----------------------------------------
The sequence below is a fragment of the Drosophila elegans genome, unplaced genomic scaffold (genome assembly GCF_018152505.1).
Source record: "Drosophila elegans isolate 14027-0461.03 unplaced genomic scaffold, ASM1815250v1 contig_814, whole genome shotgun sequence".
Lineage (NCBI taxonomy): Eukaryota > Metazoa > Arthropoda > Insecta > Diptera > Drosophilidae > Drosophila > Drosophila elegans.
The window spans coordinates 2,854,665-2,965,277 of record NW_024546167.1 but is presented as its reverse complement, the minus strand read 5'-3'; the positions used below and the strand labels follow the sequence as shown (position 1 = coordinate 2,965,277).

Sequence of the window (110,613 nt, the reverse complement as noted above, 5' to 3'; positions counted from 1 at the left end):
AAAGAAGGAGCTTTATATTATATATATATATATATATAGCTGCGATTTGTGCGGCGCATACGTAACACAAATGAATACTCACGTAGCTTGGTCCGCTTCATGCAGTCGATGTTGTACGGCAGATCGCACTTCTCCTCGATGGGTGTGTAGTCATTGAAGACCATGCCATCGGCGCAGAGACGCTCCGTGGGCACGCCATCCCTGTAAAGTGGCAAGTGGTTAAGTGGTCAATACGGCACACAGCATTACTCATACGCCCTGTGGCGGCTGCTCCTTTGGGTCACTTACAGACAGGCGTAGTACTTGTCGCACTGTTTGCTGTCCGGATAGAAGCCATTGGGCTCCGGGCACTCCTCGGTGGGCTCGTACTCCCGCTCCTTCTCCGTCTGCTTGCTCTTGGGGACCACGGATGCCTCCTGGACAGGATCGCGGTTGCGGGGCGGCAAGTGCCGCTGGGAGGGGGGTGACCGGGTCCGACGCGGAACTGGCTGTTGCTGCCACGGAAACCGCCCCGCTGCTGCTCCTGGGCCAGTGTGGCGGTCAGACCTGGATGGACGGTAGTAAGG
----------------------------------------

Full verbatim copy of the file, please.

The sequence below is a fragment of the Drosophila elegans genome, unplaced genomic scaffold (genome assembly GCF_018152505.1).
Source record: "Drosophila elegans isolate 14027-0461.03 unplaced genomic scaffold, ASM1815250v1 contig_814, whole genome shotgun sequence".
Lineage (NCBI taxonomy): Eukaryota > Metazoa > Arthropoda > Insecta > Diptera > Drosophilidae > Drosophila > Drosophila elegans.
The window spans coordinates 2,854,665-2,965,277 of record NW_024546167.1 but is presented as its reverse complement, the minus strand read 5'-3'; the positions used below and the strand labels follow the sequence as shown (position 1 = coordinate 2,965,277).

Sequence of the window (110,613 nt, the reverse complement as noted above, 5' to 3'; positions counted from 1 at the left end):
AAAGAAGGAGCTTTATATTATATATATATATATATATAGCTGCGATTTGTGCGGCGCATACGTAACACAAATGAATACTCACGTAGCTTGGTCCGCTTCATGCAGTCGATGTTGTACGGCAGATCGCACTTCTCCTCGATGGGTGTGTAGTCATTGAAGACCATGCCATCGGCGCAGAGACGCTCCGTGGGCACGCCATCCCTGTAAAGTGGCAAGTGGTTAAGTGGTCAATACGGCACACAGCATTACTCATACGCCCTGTGGCGGCTGCTCCTTTGGGTCACTTACAGACAGGCGTAGTACTTGTCGCACTGTTTGCTGTCCGGATAGAAGCCATTGGGCTCCGGGCACTCCTCGGTGGGCTCGTACTCCCGCTCCTTCTCCGTCTGCTTGCTCTTGGGGACCACGGATGCCTCCTGGACAGGATCGCGGTTGCGGGGCGGCAAGTGCCGCTGGGAGGGGGGTGACCGGGTCCGACGCGGAACTGGCTGTTGCTGCCACGGAAACCGCCCCGCTGCTGCTCCTGGGCCAGTGTGGCGGTCAGACCTGGATGGACGGTAGTAAGG